I am definitely a straggler to the absolute blowout of a novel that is Paul Takes the Form of a Mortal Girl, but wow, am I glad to be here. Andrea Lawlor’s book now sits comfortably in my Top Five Favorites of All Time for a myriad of reasons, chief among them the Patti Smith obsession, the details about zine production, and the well-placed rumination on the pros of cruising in bookstores. And of course, there’s our beloved title character, Paul Polydoris, a “shapeshifter” who can move among genders and morph his body on demand. Just as Paul (or Polly, depending on the day) tries on different gender expressions, the novel tries on different formal expressions, jumping from a seemingly traditional narrative to an origin myth to the history of Paul’s “big gay milestones” in footnotes to a screenplay and back again. My favorite form, though, has to be Paul’s acid-fueled, completely out-of-left-field monologue about the gender politics of covers in rock, “by which I mean alternative and punk” (of course). Even setting that particular moment aside, I love this book. I love it for its deeply referential nature, I love it for its formal play, and I love it for Paul’s wild journey of love, sex, gender, and youth. —Mira Braneck

Super Monster, the debut album from the NYC- and Chicago-based songwriter Claud, is the first release on Phoebe Bridgers’s record label Saddest Factory. It’s a largely upbeat collection of mesmerizing synth pop. Claud’s voice is sweet, smooth, effortless, childlike, and tinged with a hint of melancholy (as are most of Claud’s lovelorn lyrics) that creates meaningful tension with the catchy melodies. It’s not that this music is particularly original—it’s not. There’s a lot of eighties in here, with little flecks of stuff from the nineties and aughts. It’s just really good. If any one of these songs popped onto the radio, you’d find yourself singing along before it ended. My favorites include “Overnight” and “That’s Mr. Bitch to You.” It’s hard not to love this record. I bought it on LP (like Claud’s hair, the vinyl is blue and green), and I just keep flipping it over and over. It’s perfect music for this snowed-in February: a bit magical, a bit sad. If Claud is what the kids are listening to, then I’d like to believe this staff pick means I’m still one of the kids. —Craig Morgan Teicher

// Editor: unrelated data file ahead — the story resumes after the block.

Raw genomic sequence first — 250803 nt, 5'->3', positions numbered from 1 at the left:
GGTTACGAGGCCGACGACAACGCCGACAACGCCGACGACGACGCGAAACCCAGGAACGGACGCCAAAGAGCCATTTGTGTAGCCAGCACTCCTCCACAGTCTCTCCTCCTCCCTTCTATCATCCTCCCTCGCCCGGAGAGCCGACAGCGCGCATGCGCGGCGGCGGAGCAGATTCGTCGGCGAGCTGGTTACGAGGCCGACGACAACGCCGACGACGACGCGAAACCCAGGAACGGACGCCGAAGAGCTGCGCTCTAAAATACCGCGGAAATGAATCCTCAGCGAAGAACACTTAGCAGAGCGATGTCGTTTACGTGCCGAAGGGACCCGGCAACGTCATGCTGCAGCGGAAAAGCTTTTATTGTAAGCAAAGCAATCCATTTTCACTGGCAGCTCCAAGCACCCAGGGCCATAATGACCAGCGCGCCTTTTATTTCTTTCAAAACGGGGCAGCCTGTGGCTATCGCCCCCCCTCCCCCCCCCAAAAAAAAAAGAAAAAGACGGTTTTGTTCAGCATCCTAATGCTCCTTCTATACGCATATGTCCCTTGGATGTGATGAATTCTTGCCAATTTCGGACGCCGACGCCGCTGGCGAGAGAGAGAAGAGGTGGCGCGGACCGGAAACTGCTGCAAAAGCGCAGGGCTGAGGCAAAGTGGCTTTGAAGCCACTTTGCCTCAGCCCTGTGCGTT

A few years ago, at a twenty-four-hour diner on Eighty-First and First, I saw a man at the table next to mine order and consume a “full flounder dinner” (whatever that meant) at around two in the morning. I suppose it’s not so shocking; diners can make you nearly anything, and they can pretty reliably do so at any time. At Bailey’s Cafe, the restaurant in the novel of the same name by Gloria Naylor, you really can order anything, but only on Saturdays and Sundays. The rest of the week, you’re at the mercy of the owner, the grizzled narrator and axis around which the world of the novel spins. In episodes vivid and poignant, Naylor moves through the stories of his regular customers, people who’ve found themselves at Bailey’s with only their bags of tragedy and misfortune. These pieces are sewn together by uncanny and strange thread. Bailey’s Cafe is near 125th Street, but it’s also at the edge of the world; go out the back door and the void is waiting. Maybe you know the feeling from sitting in a creaky booth with cold coffee and a sandwich; maybe you know it from Edward Hopper’s Nighthawks. In Naylor’s novel, things are not so lonely, but everyone you sit next to is sure to break your heart. —Lauren Kane

 

Gloria Naylor. Photo: David Shankbone. CC BY-SA 3.0 (http://creativecommons.org/licenses/by-sa/3.0/), via Wikimedia Commons.